There is Always Something Left to Love
“When you drink water, remember its source.”
— Chinese proverb
Yesterday, the most wonderful person in my world became no more.
We were thick as thieves. Two peas in a pod.
I saw God in her. She was the definition of the superlatives: kindest, most compassionate, most generous, most warm. She loved my grandfather, her childhood neighbour, passionately and all-consumingly. They made a pact that she would go first, which he broke. She loved us entirely and with great ferocity; without expectation or judgement. She was a mother to my motherless father. She was my greatest fan.
She lived life with such joie de vivre. She could tango and foxtrot. She secretly kept a stash of Danish butter cookies by her bed (something my brother laughed at as he found them last week. I immediately thought of the packet of Mint Milanos on my nightstand). She obsessively documented every time we visited her; dates and our names, birthdays, written over and over like some Gabriel Garcia Marquez character, everywhere – milk bottles, scraps of paper by her head as if they had some magical powers to tether us to her.
She expertly drew her eyebrows every day, even when she was ill. She was a killer Nyonya chef who never felt hungry enough to eat her own cooking. I think she was more satisfied watching us eat. One time she taught me how to make ondeh ondeh. I remember her always waving to us from her wet kitchen as we’d pull up to the house. Most times, she never let me wash up. “You don’t know how!” She wore perfume to bed and sniffed our cheeks instead of kissing us; these are tell-tale clues to how I became this way. At night, we’d sit together in front of the TV. Me, massaging her feet. And until I was a young adult, I would sleep in her bedroom, next to her whenever I visited. For the nearness of her. I stopped the year they industrialised her neighbourhood which encouraged giant lorries to speed past the rickety house at 200km/h. In my sleep, I imagined being run over by trucks. Being deaf in one ear, she slept like a baby.
And for all her inner and most certainly outer beauty, she laughed with an un-ladylike hur hur hur, sometimes until tears rolled out her eyes. When recounting stories of her romance with my Ahkong, she’d sometimes slip in a racy detail. Again, we’d laugh at her double entendres till tears wet our cheeks.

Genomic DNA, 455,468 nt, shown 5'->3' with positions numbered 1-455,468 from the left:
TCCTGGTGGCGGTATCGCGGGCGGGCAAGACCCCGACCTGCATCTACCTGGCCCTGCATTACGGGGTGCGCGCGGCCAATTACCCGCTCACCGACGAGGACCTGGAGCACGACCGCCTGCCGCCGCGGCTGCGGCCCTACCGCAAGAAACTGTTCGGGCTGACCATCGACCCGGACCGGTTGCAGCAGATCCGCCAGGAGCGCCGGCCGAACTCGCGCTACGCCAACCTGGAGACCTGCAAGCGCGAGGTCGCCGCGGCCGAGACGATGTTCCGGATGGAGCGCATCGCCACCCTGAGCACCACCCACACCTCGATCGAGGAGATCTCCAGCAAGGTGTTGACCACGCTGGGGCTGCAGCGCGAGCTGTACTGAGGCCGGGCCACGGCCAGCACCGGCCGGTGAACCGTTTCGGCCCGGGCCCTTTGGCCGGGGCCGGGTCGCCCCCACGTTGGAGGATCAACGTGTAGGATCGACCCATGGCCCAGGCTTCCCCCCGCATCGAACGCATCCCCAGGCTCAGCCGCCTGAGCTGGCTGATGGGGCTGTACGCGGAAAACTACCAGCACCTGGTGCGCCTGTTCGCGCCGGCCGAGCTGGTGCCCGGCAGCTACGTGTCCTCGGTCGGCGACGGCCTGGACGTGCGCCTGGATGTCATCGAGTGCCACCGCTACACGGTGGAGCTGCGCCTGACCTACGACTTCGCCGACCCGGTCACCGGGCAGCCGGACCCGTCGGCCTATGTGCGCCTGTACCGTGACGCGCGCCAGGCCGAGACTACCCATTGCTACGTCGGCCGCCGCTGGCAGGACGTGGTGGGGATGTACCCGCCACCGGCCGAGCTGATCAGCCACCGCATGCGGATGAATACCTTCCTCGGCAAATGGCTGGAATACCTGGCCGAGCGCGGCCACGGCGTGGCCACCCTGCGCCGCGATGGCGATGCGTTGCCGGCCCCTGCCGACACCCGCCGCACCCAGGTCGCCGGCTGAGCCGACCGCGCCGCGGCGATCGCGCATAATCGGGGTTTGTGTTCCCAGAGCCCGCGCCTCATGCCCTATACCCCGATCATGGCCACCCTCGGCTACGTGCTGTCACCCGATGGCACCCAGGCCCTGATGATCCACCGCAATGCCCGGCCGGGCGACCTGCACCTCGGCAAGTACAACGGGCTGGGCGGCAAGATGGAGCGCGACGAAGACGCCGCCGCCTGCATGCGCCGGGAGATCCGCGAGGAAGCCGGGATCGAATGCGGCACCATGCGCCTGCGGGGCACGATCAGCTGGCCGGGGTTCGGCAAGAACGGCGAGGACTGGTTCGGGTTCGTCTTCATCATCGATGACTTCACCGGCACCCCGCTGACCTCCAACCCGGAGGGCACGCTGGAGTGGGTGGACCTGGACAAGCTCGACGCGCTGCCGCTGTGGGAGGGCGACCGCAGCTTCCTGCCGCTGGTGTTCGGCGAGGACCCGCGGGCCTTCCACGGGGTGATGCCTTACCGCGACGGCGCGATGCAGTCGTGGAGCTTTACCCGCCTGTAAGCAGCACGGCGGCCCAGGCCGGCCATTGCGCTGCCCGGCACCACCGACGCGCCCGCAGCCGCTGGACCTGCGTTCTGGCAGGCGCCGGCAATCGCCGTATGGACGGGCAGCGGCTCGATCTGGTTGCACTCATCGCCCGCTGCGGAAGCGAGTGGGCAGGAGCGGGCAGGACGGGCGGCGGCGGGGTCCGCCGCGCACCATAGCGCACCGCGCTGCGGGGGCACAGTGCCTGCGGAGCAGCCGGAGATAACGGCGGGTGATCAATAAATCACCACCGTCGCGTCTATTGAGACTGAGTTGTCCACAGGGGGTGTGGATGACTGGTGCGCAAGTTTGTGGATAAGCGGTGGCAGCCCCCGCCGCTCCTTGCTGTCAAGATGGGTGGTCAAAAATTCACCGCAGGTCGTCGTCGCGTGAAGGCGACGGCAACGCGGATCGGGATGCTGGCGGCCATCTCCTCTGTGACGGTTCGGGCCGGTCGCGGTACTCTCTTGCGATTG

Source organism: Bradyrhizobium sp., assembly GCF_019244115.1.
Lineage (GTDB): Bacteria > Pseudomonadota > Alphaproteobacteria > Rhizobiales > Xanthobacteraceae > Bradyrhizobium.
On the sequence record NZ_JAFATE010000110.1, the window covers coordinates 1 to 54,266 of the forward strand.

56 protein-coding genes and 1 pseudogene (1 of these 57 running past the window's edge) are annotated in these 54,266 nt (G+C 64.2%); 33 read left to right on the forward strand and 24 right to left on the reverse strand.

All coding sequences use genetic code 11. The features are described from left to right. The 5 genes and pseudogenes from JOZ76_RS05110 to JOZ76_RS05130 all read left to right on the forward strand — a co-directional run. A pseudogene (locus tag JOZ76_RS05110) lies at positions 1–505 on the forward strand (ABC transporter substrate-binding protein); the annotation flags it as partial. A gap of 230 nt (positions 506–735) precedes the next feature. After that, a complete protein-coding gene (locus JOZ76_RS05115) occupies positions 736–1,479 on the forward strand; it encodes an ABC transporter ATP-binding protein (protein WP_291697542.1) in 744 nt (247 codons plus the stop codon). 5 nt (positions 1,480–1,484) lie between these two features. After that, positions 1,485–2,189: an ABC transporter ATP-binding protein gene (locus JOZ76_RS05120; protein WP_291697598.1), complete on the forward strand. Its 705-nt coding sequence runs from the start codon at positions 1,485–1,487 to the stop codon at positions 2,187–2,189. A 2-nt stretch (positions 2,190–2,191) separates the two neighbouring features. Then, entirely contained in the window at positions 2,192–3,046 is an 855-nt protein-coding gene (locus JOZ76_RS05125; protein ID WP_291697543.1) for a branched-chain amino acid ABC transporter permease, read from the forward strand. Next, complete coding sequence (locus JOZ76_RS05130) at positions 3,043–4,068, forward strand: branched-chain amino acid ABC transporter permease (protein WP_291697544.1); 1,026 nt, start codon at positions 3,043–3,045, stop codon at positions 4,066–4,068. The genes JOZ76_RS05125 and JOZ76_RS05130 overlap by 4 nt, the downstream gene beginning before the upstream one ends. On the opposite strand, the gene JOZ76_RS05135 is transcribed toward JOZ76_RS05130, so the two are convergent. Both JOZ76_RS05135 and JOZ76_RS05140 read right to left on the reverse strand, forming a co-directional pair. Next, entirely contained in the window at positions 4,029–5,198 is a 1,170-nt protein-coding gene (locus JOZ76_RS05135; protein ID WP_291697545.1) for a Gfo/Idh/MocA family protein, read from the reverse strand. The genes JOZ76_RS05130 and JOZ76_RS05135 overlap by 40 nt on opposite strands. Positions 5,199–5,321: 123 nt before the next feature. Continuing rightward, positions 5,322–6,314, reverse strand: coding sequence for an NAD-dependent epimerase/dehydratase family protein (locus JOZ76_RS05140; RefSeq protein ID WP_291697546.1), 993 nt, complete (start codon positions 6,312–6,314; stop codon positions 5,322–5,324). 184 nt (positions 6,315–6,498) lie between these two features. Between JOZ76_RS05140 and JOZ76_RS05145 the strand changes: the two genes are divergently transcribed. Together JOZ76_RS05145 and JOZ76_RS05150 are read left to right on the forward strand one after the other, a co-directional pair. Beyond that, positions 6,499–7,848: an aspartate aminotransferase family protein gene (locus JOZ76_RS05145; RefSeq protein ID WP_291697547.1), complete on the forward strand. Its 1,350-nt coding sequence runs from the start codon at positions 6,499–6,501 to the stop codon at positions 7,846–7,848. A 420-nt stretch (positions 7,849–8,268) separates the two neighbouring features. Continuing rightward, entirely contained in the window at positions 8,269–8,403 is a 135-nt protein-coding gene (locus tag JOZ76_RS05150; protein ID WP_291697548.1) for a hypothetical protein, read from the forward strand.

She was so proud of us till it became embarrassing. “This is my granddaughter from Australia,” she’d repeat to anyone – whether they were relatives or complete strangers. She’d repeat it over the years, every year, every visit.
She made hot milo with runny eggs and toast for breakfast when I visited on school holidays. I never liked it growing up but didn’t have the heart to tell her, so I ate it anyway. Now I go to Toastbox to remember her.
She took in stray dogs. She was amused when the 10-year-old me was so annoyed she had one tied up, I wrote on placards and picketed her front yard. “Free the dogs! Free the dogs!”
When it was time to leave after our long summer holidays, I’d cry. She’d cry. My mother would cry. My aunt would cry. She’d always take the base of her palm to wipe away my tears. Her entire hand would disperse tears on my face. “Don’t cry! Your dad will be angry.”
We sung for her in her final days. And, because there was no more that could be done, I took out my oils – frankincense, lavender (which she loved), myrrh and would massage it into her feet. We would gently brush her hair back with our palms. We repeated our I love yous over and over. I whispered in her ear I would see her again, knowing it would not be in this body, this lifetime.
I remember the warmth of her skin and her baby scent. I am pausing as I type, to wipe away the hears and play with the ring she left me. She did so, wordlessly and with one simple gesture: her right thumb tapping on her ring finger, motioning towards me.
I used to hold my grandma’s hand a lot. We all did. Helping her walk at restaurants, at the dinner table, watching tv. Once, many years ago, she and I both discovered while comparing palm sizes (they turned out exactly the same) that we also had the same identical beauty spots, mirrored on both hands. We both loved this cheeky wink by Mother Nature and had many little charming secrets like this which are all rushing back to me now.
We didn’t need magic; she was magic.